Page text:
The Inquirer is a leading independent daily newspaper published in Liberia, based in Monrovia. It is privately owned with a "good reputation".

Customers Embrace LEC

The Liberia Electricity Corporation’s customers in Monrovia and its environs have embraced the agency for the many services and impacts made on their businesses in the provision of affordable and reliable electricity throughout Monrovia and its surroundings, as well as other parts of the country.
The customers told the media that the usage of the public power continues to make their businesses stable because, with public electricity, instead of generators, their businesses are gradually improving economically.
Modern Photo Studio Manager at Red-light in Paynesville, Sampson B. Cooper, said because of the availability of public power, he is no longer buying gasoline for the use of his generator, but relies solely on power from LEC to do his business.
He said LEC has become his best partner when it comes to business in the Red-light community; therefore, he is willing to buy the agency’s token at any moment to recharge his meter.
Also, another businessman, the owner of Famous Bakery in Redlight, Amos T. Tengbeh, noted that LEC current has boosted businesses in the commercial city of Redlight and has reduced the unnecessary cost of buying backup machines and fuel for the supply of power to their businesses.
He noted that due to the reliability of the public power, the bakery has improved in its production, and hopes that it will continue as they cater to the needs of many persons in their community.
“Being that I am enjoying stable electricity provided by LEC, my bakery business is improving. Furthermore, we are helping the agency to protect the transformer in the community against power theft,” he noted.
Tengbeh pointed out that in the commercial areas like Redlight, there are lots of Liberian entrepreneurs or businesses that rely on public power, instead of their private generators, stating that doing business is about profit-making and not losses.
“Young people in Redlight are now going to the banks for loans to do their work. This is because they now depend on the LEC for the supply of regular electricity to run their various businesses,” he said.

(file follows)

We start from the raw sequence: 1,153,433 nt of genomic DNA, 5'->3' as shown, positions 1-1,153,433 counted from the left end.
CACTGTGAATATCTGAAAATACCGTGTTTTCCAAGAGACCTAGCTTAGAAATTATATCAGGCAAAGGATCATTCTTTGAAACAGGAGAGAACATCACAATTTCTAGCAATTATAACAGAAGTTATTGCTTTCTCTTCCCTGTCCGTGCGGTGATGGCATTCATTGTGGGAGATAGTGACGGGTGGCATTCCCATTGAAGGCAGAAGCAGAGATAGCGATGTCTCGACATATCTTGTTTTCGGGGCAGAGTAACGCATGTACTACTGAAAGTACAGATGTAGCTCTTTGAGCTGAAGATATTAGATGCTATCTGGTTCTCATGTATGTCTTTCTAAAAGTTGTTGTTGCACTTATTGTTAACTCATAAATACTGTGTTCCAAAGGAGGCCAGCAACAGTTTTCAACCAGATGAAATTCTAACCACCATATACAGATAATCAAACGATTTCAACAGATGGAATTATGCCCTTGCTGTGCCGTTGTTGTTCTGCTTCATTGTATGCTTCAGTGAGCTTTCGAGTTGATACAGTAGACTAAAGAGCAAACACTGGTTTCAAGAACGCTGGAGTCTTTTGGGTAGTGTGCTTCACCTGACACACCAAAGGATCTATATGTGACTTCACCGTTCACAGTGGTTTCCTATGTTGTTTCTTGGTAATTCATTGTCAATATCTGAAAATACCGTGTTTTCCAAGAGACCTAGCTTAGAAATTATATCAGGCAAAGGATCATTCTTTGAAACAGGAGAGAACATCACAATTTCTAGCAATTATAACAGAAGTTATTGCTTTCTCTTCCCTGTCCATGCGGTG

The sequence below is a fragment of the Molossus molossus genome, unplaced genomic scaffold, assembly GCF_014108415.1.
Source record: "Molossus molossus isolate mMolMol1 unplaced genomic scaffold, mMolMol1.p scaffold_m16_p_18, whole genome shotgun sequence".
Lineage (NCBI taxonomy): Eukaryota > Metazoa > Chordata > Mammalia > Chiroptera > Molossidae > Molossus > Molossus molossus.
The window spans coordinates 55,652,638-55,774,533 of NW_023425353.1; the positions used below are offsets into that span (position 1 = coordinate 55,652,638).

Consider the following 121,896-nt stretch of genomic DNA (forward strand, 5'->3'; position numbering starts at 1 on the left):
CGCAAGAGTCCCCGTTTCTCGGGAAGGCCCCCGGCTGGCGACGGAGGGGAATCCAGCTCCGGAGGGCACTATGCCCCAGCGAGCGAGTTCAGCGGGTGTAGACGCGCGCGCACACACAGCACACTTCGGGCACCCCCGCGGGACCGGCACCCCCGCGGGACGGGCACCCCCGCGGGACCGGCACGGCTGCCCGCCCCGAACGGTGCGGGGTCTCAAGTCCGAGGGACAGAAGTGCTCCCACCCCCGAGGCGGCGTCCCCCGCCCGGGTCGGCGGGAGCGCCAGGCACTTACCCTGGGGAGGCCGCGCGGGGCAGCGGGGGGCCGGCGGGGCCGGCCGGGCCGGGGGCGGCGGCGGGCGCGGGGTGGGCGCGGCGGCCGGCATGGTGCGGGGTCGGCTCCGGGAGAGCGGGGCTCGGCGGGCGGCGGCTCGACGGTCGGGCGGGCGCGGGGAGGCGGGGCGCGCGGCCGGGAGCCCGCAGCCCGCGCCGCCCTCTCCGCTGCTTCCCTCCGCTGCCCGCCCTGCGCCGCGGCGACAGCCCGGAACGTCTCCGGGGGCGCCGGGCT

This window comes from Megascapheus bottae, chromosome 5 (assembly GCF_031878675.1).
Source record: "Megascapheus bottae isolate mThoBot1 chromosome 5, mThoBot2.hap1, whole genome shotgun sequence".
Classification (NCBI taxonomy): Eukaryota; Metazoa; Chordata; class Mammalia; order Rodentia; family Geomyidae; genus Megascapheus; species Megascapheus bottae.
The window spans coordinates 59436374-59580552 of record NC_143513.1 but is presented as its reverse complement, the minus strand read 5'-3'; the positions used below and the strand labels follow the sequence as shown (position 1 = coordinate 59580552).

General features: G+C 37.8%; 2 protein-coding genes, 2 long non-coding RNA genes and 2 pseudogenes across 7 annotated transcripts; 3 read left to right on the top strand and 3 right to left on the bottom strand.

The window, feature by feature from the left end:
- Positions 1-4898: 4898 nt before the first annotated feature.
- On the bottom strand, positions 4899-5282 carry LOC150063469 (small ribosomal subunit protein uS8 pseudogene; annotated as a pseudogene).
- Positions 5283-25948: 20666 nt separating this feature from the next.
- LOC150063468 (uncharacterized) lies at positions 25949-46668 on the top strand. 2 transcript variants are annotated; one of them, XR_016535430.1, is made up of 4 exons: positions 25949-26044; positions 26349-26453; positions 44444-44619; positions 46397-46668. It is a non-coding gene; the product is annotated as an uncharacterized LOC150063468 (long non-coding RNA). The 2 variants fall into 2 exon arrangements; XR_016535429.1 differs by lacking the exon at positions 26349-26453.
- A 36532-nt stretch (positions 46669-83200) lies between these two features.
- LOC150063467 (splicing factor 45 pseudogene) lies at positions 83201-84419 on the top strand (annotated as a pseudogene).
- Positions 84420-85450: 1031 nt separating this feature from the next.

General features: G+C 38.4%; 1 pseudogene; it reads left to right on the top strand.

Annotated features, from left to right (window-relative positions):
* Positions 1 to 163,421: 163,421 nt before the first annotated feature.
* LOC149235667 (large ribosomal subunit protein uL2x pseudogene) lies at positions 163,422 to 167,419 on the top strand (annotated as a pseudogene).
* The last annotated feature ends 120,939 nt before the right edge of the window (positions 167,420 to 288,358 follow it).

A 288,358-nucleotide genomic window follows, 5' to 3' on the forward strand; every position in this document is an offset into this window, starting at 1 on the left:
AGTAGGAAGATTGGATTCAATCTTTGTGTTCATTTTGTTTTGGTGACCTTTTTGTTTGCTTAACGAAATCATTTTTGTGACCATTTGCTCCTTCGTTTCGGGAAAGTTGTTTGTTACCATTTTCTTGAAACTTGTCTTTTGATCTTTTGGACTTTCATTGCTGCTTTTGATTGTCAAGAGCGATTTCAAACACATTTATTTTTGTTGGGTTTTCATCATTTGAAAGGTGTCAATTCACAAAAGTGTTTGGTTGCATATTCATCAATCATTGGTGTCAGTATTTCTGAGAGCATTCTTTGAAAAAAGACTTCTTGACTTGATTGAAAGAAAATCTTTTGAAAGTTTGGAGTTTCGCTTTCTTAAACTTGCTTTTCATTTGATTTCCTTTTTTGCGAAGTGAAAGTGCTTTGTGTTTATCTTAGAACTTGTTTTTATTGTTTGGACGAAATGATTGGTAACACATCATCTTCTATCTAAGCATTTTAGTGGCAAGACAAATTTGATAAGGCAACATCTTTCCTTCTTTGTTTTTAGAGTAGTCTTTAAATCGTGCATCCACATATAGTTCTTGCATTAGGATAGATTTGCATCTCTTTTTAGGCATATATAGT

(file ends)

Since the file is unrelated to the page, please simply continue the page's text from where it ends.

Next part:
For Raul Kollie, a mineral water producer on the Bushrod Island, the Liberia Electricity Corporation (LEC) is doing well by providing reliable and affordable power supply to Monrovians, mainly for their businesses.
“My current has been very stable. Therefore, I am using this opportunity to commend LEC’s management for the continued supply of electricity to the business sector of the country,” he noted.
Kollie said that the essence of the assessment at various market points where there are customers to buy their tokens for their meters, is to ensure that customers receive the best of services.
“LEC points of sale are opening on time to serve customers their electricity tokens. LEC’s goal is to make sure that vendors are giving customers the best services they need,” he noted.
Also speaking to the media, Ruth Nyanti explained that she is benefiting from the agency in the Township of West Point, where she is doing fish business, stating how she produces ice for her customers.
A mother of three, Oretha Collins, says she and her children survive daily from the sale of cold water from electricity supply that has been stable since they got connected.
She is buying a sack of water for L$70 and selling up to 12 sacks per day because the electricity is stable for doing business.
Another businessman, Newton Flomo on Randall Street, is appealing that the points of sales for the LEC token be improved to meet present day customer service.

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